4 Smoothies You Need To Add to Your Diet
Last year, a writer for The Telegraph announced we’d reached peak smoothie. The sentence doesn’t even fully make sense, and yet we all know exactly what she meant. Across the globe, everybody’s social media feeds and kitchen counters were dripping with smoothies.
Blender hysteria has since settled into restrained smoothie enthusiasm, and we’re becoming more responsible smoothie makers. We’ve figured out that — like with frozen yoghurt and fat-free cheese — the name alone doesn’t make it healthy. We now know that blending fruits can yield excessive sugars and that pulverizing something doesn’t make it less calorific.
The great news is we’ve also learned to harness the power of potent ingredients. Trying to increase your protein intake, detox from a junk-food binge, recover from a night of drinking or just shake an old-fashioned cold? There’s a smoothie for that.
The Put-Some-Muscle-In-Your-Smoothie Smoothie
Let’s start with a key basic premise: if your smoothie is to serve as a meal, protein is essential. Otherwise, about an hour after you finish drinking it, you’ll find yourself rooting around for a sandwich.
This article about non-powder sources of protein for your smoothie is an excellent read and features a great selection of smoothies, but if you’re short on time just jump to the Lemon Blueberry smoothie from This Silly Girl’s Kitchen:
1 cup 1% cottage cheese
1/2 cup fresh blueberries
1/2 cup fat free milk
2 tablespoons honey
2 teaspoons fresh squeezed lemon juice
1/2 teaspoon lemon zest
1/4 tsp vanilla extract
My little tip: if cottage cheese isn’t your thing, remember that a big scoop of Greek yoghurt is a protein-packed alternative.
The I-Had-Too-Much-To-Drink-Last-Night Smoothie
This hangover-cure smoothie, created by registered dietitian and nutrition consultant Jessica Cording, aims to address the effects of too much alcohol — such as dehydration, low blood sugar and a delicate tummy:
8 ounces unflavored coconut water
1/2 medium-size banana
1/4 cup rolled or instant oats
1/4 cup pumpkin purée (or sub 1/4 cup leftover cooked sweet potato or butternut squash)
1 scoop whey or other protein powder (about 3 tablespoons)
1 large handful spinach (about 2 cups)
1 cup ice
Optional add-in: 1/4 of an avocado
As Cording points out, coconut water, bananas, avocados, pumpkins and spinach provide potassium and magnesium — which are among the nutrients needed after a body-punishing night of drinking. Blood sugar will be low too, she says, so the natural sugars and carbs in bananas and oats are important. And protein is always vital to keeping you feeling steady.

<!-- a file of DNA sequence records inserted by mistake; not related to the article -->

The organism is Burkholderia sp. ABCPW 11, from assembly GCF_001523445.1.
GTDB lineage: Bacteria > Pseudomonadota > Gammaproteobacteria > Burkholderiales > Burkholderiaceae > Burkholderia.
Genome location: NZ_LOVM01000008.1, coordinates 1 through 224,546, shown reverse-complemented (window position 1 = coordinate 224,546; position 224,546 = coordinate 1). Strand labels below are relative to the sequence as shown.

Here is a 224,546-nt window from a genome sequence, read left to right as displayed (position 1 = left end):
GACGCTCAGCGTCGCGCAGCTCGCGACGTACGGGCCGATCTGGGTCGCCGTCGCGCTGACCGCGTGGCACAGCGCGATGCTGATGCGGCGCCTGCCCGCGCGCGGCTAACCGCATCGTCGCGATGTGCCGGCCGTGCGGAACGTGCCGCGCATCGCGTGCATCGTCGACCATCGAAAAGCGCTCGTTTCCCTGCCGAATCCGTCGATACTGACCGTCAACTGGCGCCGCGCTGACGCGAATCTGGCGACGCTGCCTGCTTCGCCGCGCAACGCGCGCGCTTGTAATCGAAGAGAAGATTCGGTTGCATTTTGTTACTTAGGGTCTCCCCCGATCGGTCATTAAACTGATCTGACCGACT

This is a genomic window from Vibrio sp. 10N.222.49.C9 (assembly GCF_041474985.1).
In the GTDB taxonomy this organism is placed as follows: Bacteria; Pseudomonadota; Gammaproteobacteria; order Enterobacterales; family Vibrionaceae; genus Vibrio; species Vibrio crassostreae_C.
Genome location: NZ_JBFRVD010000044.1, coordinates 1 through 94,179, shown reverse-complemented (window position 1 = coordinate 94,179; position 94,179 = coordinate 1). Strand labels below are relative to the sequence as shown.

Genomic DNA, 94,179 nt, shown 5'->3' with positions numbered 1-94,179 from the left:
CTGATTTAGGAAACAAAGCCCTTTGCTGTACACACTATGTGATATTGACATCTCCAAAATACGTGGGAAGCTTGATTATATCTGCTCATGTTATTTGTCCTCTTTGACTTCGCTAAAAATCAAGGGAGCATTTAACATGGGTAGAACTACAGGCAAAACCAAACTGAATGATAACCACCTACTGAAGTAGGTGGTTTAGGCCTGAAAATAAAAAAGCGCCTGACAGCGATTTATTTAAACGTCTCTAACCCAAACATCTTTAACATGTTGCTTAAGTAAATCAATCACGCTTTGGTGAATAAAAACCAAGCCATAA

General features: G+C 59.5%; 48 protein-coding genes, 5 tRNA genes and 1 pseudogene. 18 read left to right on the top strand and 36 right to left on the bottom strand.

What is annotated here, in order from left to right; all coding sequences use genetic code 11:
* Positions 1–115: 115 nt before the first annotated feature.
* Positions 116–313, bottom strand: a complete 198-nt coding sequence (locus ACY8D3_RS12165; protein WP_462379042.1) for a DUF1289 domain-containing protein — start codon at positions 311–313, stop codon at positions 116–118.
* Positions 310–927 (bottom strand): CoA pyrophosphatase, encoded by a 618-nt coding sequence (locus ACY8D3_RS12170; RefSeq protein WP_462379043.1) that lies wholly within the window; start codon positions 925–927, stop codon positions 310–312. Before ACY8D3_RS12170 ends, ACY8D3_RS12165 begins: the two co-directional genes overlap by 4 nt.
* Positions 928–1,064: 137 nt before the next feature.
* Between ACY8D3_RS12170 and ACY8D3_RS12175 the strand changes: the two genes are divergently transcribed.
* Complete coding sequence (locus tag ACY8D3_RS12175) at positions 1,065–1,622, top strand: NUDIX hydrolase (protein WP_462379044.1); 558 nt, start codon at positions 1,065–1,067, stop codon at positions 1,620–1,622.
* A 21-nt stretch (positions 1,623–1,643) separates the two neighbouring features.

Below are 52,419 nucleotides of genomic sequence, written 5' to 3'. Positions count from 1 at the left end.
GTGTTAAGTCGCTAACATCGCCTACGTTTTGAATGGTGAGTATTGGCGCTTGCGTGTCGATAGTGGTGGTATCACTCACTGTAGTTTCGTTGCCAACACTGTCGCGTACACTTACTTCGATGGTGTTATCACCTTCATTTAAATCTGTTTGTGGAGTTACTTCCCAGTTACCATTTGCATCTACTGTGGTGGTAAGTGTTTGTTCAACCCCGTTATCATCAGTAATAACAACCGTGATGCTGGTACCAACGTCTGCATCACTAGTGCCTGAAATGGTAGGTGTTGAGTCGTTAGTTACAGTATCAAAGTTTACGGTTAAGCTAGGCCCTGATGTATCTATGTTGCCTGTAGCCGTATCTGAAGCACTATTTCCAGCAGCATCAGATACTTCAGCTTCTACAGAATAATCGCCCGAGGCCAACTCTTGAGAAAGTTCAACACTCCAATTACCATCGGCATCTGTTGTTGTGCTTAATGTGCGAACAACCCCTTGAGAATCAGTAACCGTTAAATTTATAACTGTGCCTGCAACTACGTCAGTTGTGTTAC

The Sniffles-Fighting Smoothie
According to Dr Adam Simon, this Immune Boosting Smoothie for Colds and Flu is a great home remedy for fighting the common cold, upper respiratory tract infections and coughs:
1 whole kiwi (preferably gold)
3 tsp runny honey (three teaspoons)
1/3 of a lemon (juiced)
The kiwifruit, Simon says, is a potent source of vitamins, potassium, fiber and phytochemicals; it’s also been found to shorten and prevent colds. Honey, he adds, can improve cough symptoms even more than some medications, and Vitamin C from lemons helps to fight the common cold.
Simon recommends blending lightly, leaving “fleshy bits’ to help your body absorb the nutrients.
The I-Can’t-Handle-Another-Cheese-Platter Smoothie
The holiday season is approaching. This means all the baked and fried and wrapped and dipped foods you’ve resisted all year will be suddenly omnipresent and irresistibly presented.
So, you may to want to memorize this detox smoothie from the Nutrition Twins and sip on it regularly for the next few weeks:
2 cups fresh spinach
1 cup unsweetened vanilla almond milk
1/2 banana, frozen
2 cups chopped fresh apple, skin removed
4 ice cubes
1 teaspoon cinnamon (optional)
1 teaspoon minced ginger (optional)
Spinach and apple provide fiber (fiber staves off hunger in a relatively low-calorie way and helps to fight constipation) and phytonutrients (which help to fight inflammation). Potassium from bananas helps your fluid balance and spinach helps just about everything.
Speaking of Spinach . . .
My whole life, my mother has said that at least half your problems can be solved by eating a green vegetable every day — so I keep bags of chopped spinach or chopped kale in my freezer at all times. With nearly every smoothie I make, I throw a handful of those frozen greens into the blender instead of ice cubes. Voila! Every smoothie is frosty and green. Try it. My mother’s a smart lady.
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